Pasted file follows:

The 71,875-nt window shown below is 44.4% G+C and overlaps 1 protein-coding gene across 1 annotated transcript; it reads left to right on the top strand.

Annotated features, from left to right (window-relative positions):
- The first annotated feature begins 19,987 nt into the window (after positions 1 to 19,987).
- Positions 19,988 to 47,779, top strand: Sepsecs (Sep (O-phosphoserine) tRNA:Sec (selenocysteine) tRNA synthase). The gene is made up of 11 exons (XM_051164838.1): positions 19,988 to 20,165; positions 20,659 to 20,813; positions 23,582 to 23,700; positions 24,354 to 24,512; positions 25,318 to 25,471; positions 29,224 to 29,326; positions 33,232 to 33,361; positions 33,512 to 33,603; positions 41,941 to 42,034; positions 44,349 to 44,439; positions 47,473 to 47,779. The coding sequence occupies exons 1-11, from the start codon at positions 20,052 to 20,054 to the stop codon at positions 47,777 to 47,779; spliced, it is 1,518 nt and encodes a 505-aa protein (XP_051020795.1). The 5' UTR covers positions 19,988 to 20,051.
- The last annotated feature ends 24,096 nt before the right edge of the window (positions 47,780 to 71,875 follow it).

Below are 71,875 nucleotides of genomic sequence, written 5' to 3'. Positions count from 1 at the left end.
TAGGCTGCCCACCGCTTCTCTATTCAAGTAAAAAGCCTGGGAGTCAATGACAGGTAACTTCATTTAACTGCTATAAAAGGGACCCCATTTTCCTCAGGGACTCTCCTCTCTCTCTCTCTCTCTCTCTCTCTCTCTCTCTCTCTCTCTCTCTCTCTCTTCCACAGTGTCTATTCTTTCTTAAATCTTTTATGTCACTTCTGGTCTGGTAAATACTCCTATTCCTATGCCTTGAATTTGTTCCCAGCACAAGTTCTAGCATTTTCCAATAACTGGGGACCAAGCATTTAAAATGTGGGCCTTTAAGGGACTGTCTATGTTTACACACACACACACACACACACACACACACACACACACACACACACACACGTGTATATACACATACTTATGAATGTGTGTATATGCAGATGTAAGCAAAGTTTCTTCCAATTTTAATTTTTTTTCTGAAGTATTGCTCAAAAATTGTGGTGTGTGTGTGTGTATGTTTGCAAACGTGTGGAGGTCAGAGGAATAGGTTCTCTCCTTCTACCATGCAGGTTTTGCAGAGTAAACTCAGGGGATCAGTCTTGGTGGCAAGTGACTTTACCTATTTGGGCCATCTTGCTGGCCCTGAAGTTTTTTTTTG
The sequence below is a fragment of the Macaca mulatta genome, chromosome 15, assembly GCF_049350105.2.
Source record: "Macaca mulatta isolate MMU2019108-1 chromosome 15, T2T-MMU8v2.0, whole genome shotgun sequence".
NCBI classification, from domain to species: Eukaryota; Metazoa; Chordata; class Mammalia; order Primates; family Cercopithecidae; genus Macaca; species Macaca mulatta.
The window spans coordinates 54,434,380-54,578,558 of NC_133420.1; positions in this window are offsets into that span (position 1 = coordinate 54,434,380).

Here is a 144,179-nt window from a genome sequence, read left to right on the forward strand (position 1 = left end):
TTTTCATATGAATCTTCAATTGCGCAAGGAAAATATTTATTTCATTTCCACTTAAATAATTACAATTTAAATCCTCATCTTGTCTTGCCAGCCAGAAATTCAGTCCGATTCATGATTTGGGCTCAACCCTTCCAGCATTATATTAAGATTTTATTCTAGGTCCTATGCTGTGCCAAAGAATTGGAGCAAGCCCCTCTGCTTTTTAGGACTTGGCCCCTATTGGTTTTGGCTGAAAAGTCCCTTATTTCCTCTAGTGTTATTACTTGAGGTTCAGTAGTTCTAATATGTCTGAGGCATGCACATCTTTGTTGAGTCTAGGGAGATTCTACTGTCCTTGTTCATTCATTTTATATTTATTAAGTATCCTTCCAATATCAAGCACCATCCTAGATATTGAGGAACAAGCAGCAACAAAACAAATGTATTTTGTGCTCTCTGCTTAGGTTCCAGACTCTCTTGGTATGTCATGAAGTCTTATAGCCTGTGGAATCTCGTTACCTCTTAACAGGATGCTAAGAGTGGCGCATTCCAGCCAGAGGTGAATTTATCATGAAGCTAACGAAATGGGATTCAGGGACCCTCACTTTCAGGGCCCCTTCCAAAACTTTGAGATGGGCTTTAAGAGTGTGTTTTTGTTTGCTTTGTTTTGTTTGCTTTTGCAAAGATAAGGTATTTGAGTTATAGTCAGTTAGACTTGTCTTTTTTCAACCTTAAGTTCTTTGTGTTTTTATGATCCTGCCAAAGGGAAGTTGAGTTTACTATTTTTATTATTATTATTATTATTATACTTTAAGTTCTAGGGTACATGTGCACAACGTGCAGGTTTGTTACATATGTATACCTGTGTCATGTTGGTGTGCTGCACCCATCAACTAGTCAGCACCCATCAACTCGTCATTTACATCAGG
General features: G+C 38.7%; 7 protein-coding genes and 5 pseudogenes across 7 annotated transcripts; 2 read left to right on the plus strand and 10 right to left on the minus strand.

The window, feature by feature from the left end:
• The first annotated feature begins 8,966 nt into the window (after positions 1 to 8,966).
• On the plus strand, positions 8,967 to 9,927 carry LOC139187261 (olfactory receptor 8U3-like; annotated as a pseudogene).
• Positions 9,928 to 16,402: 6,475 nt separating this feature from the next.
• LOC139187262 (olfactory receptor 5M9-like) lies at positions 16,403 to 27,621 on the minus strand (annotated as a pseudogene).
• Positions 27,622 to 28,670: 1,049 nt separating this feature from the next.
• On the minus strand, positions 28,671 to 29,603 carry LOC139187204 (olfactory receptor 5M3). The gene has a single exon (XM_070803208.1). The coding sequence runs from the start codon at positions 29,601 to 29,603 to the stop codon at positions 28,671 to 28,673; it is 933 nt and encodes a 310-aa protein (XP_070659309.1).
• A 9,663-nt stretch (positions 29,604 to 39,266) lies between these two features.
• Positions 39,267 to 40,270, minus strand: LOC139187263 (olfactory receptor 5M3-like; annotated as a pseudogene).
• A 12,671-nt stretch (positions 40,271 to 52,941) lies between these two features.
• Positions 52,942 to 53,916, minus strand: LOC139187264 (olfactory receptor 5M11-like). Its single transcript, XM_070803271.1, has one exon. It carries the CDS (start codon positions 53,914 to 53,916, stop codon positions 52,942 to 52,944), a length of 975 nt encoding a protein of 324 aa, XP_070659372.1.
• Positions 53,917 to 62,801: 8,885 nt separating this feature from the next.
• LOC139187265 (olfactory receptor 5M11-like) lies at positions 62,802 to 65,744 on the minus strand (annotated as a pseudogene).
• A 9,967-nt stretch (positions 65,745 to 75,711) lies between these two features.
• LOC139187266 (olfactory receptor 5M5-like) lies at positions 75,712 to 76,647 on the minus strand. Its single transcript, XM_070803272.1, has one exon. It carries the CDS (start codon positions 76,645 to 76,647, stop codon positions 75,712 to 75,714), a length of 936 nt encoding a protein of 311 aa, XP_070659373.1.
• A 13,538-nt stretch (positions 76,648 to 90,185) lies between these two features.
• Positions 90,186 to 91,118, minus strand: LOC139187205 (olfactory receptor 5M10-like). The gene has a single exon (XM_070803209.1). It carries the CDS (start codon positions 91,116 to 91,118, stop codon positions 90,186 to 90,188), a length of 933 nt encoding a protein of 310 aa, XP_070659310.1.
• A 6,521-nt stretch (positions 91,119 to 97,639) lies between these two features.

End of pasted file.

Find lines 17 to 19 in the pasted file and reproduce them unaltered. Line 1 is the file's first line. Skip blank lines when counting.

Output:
• On the plus strand, positions 8,967 to 9,927 carry LOC139187261 (olfactory receptor 8U3-like; annotated as a pseudogene).
• Positions 9,928 to 16,402: 6,475 nt separating this feature from the next.
• LOC139187262 (olfactory receptor 5M9-like) lies at positions 16,403 to 27,621 on the minus strand (annotated as a pseudogene).